Julia

In the late 90s I had a crush on Julia Child. I was in my thirties and married. She was in her 80s, widowed with bad knees. Still, I was enthralled. I was living in California doing postgrad studies. As an escape from the books, I watched old reruns of The French Chef, the public…

E.B. White on kitchens

At a meeting of the American Society of Industrial Designers in the 1950s, one of the speakers made the assertion that “the kitchen as we know it today is a dead dodo.” In response, White offered this: I think the kitchen, like the raccoon, is a dead dodo only if you choose to shoot it…

Ephron on certainty

What I love about cooking is that after a hard day, there is something comforting about the fact that if you melt butter and add flour and then hot stock, it will get thick! It’s a sure thing! It’s a sure thing in a world where nothing is sure; it has a mathematical certainty in…

Capon on the pleasures of drudgery

I despise recipes that promise results without work, or success without technique. … Technique must be acquired, and, with technique, a love of the very processes of cooking. No artist can work simply for results; he must also like the work of getting them. Not that there isn’t a lot of drudgery in any art…

Writing about food: celebrating the trivial

I am a glutton for good food writing. At its best it can transport me to far-away tables, tempt me with new tastes, prod my memories of heritage and family, confront prejudices and sharpen my sense of justice. With nothing but words, my imagination is fed and my living is challenged. I am richer for…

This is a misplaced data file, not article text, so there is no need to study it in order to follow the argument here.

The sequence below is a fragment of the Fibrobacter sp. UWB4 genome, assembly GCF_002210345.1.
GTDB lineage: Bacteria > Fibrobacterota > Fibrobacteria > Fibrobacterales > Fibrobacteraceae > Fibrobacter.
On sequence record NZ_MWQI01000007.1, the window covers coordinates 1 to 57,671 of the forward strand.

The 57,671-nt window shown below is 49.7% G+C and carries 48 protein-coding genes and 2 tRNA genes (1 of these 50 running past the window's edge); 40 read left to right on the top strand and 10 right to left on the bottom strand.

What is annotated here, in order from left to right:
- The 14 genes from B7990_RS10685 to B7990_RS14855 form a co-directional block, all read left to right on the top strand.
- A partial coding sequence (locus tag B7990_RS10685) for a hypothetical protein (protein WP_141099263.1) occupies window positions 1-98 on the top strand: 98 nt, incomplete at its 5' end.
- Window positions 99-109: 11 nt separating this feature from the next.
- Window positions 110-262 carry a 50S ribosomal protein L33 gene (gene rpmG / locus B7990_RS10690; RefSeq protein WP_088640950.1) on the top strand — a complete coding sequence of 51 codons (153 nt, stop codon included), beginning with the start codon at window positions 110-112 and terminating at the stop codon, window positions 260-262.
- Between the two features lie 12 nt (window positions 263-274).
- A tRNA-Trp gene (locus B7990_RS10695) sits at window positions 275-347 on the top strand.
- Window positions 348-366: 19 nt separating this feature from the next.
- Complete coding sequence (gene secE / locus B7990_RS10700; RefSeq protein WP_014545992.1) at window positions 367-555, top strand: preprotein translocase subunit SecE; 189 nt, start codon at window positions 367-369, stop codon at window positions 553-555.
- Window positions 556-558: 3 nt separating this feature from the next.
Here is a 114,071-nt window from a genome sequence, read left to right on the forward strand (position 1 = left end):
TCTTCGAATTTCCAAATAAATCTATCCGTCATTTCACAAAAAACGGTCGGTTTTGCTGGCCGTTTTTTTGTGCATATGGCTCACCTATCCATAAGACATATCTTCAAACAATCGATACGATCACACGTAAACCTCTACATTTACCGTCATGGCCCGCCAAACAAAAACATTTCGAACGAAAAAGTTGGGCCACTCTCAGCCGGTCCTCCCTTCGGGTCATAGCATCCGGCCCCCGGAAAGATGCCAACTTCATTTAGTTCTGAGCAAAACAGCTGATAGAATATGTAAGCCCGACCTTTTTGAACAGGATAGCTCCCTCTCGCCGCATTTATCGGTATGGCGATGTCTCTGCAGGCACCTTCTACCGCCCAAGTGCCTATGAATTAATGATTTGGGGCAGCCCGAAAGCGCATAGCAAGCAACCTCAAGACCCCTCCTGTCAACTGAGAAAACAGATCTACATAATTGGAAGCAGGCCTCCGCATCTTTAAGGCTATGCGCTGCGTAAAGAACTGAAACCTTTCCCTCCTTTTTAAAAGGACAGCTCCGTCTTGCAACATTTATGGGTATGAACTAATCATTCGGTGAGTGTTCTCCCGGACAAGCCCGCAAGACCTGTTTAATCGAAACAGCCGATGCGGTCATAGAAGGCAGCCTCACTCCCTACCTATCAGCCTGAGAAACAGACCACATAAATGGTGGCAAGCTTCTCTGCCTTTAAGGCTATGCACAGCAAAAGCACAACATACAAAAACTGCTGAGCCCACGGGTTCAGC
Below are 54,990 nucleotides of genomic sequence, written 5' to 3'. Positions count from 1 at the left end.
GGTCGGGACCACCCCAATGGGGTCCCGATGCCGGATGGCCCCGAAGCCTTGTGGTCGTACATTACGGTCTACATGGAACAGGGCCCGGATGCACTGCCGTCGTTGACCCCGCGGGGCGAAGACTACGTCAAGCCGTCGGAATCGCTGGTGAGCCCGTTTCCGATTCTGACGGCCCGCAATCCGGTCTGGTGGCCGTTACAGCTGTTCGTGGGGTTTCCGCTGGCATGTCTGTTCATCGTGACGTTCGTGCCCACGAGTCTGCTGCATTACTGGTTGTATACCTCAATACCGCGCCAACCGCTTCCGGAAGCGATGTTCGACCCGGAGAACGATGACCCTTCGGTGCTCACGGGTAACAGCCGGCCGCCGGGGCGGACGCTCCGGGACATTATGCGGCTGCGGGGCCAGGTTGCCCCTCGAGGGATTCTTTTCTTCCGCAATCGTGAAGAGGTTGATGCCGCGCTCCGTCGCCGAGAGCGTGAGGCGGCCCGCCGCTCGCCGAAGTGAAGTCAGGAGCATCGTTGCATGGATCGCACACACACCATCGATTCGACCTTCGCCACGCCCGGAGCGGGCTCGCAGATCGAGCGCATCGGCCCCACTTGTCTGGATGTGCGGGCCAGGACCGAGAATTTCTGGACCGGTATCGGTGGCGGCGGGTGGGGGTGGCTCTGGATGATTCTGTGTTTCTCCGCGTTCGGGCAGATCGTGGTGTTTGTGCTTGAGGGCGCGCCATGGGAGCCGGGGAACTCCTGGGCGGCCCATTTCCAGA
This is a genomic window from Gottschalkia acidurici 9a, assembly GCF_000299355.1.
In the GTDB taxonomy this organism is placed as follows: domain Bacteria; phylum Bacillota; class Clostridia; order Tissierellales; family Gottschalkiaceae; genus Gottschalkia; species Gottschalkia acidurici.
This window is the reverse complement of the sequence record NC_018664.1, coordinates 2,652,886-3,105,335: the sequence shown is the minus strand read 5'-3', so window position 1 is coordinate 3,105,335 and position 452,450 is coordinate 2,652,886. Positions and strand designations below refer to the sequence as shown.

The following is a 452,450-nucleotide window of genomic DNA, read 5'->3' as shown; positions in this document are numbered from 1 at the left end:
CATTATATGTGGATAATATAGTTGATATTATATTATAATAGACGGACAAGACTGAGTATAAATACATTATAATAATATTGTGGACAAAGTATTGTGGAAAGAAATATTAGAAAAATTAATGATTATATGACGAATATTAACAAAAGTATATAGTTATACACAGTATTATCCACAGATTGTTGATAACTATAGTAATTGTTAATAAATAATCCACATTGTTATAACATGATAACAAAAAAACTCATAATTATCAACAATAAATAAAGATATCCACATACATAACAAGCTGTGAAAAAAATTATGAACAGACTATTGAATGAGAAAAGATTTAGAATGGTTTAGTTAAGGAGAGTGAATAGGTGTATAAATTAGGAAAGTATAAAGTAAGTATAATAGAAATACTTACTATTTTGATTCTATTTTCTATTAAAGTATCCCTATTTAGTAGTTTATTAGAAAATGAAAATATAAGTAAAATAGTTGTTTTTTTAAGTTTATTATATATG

How to cook like a man

A few years back I read Daniel Duane’s book How to Cook Like a Man. I was intrigued by the title. The truth is, as I look back, the cooks I have most respected are women. While their gifts and technical skills were often admirable, what I came to value was their innate understanding of…

Stephanie’s obsession

‘He’s obsessed!’ I heard a friend of mine described that way recently, behind his back. It’s a powerful tag. Most often it infers dysfunction. Proponents of that holy grail — work-life balance — paint obsession a failing, a roadblock in the pursuit of health and wholeness. But I do wonder, does obsession deserve a little more credit? I am…

Capon on the taste of eternity

“To be sure, food keeps us alive, but that is only its smallest and most temporary work. Its eternal purpose is to furnish our sensibilities against the day when we shall sit at the heavenly banquet and see how gracious the Lord is. Nourishment is necessary only for a while; what we shall need forever…

Capon on Feasting

“Let us fast — whenever we see fit, and as strenuously as we should. But having gotten that exercise out of the way, let us eat!  Festally, first of all, for life without occasions is not worth living. But ferially, too, for life is so much more than occasions, and its grand ordinariness must never…

Barnes on stove-splash

“In China it’s taken as a compliment if the table cloth immediately surrounding your place is, by the end of the meal, a site of major spillage. … The same principle applies — without any shadow of ambiguity — to cookbooks. The more decorated their pages are with stove-splash, peel-drip, edible Rorschach stains, oil starbursts, beetroot…